Grandmasters at the Shogi Forum (1/2)

by ChessBase
1/11/2015 – Ever wondered what the Shogi equivalent of the Chess Olympiad is like? GMs Nielsen and Pelletier qualified to play in the International Shogi Forum, where they learn just how big a gap there is between Westerners and Japanese in the game. In this cultural exchange. Nielsen gives them a book signed by Kasparov in his recent training session with Carlsen.

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By Peter Heine Nielsen

Mount Fuji is one of the world’s top sights. Its beautiful symmetrical snow-capped top certainly
worth the trip alone, but my trip to Japan...

...together with fellow chess grandmaster Yannick Pelletier had quite a different purpose.

We both had qualified to represent our countries in the 6th  International Shogi Forum, an event best compared to the Chess Olympiad. The whole international Shogi community gathered in the Japanese city of Shizuoka on December 6-7.

Shizuoka is located just next to the Pacific Ocean, and thus from a chess-player's perspective:
at the edge of the world. From a shogi perspective, however, Japan is the center with its
approximately six million players, while the rest of the world only has a few thousand.

The reason for choosing Shizuoka specifically, is due to the two people
in the picture: Ieyasu Tokugawa, the first shogun of a dynasty that
governed the country for more than 250 years. the Edo period. Edo is
the old name of Tokyo, which then became the center of Japan.

Tokugawa Ieyasu ended his life in the castle of Shizuoka establishing two schools of Go and Shogi held by the first called Meijin, a long tradition which celebrated its 400th anniversary during this Forum.

Also, it is the home-region of Aono Teruichi, a 9th dan professional, who did a great deal during his career to promote shogi abroad, and e.g. wrote ”better moves for better shogi” A classic, similar to Dvoretsky's works in chess, and specifically made bilingual in Japanese and English.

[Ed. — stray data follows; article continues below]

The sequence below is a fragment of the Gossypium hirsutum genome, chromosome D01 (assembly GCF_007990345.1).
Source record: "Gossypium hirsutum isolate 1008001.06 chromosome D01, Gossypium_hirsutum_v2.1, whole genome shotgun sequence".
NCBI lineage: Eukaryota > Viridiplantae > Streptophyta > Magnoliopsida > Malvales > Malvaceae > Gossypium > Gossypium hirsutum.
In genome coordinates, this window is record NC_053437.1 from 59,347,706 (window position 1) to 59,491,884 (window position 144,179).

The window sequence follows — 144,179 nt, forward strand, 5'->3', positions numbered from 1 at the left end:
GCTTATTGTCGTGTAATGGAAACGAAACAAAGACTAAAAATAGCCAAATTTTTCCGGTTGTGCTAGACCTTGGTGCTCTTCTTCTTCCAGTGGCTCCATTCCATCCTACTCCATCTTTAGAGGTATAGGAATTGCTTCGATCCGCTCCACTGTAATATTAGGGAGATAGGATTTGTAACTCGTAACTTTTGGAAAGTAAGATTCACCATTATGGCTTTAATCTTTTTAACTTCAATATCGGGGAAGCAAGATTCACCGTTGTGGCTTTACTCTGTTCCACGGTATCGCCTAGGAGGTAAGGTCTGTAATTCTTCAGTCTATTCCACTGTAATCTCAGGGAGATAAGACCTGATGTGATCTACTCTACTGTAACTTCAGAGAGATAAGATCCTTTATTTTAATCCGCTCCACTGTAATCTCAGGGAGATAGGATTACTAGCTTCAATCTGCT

And so, we traveled almost half way around the world, to participate in what was only a
two-day rapid tournament! While a Chess Olympiad is an important sporting competition
for a grandmaster, for most it's a cultural event, an opportunity for making new friends,
and helping to spread the knowledge of the game across the world. The Shogi Forum
definitely served that purpose too.

At the opening ceremony we were greeted by some of the best professional players. It is
a surreal experience for a very average player, together with the rest of the European
delegation, to walk into the hall and be applauded by former Meijins! Meijin is the highest
shogi title, comparable to the World Champion title in chess.

The opening ceremony was both very formal in appearance, our hosts all wearing impeccable
suits and traditional dresses, and pleasantly light and friendly. Having enjoyed excellent sushi,
the festival was opened with a toast of locally produced beer!

Koji Tanigawa, who made the opening speech, has a career that even
Garry Kasparov might envy! Not because he became the Meijin at the
age of 21, and won it five times for total of 25 titles, but by the fact that
he also became Chairman of the Shogi federation, which has been under
his excellent leadership since 2012.

Madoka Kitao, 5th dan might be the best known player in the West as
she has been a front-runner for ”Shogi in Schools”, promoting it in a
number of countries, and even invented ”Dobutsu” shogi, a kids friendly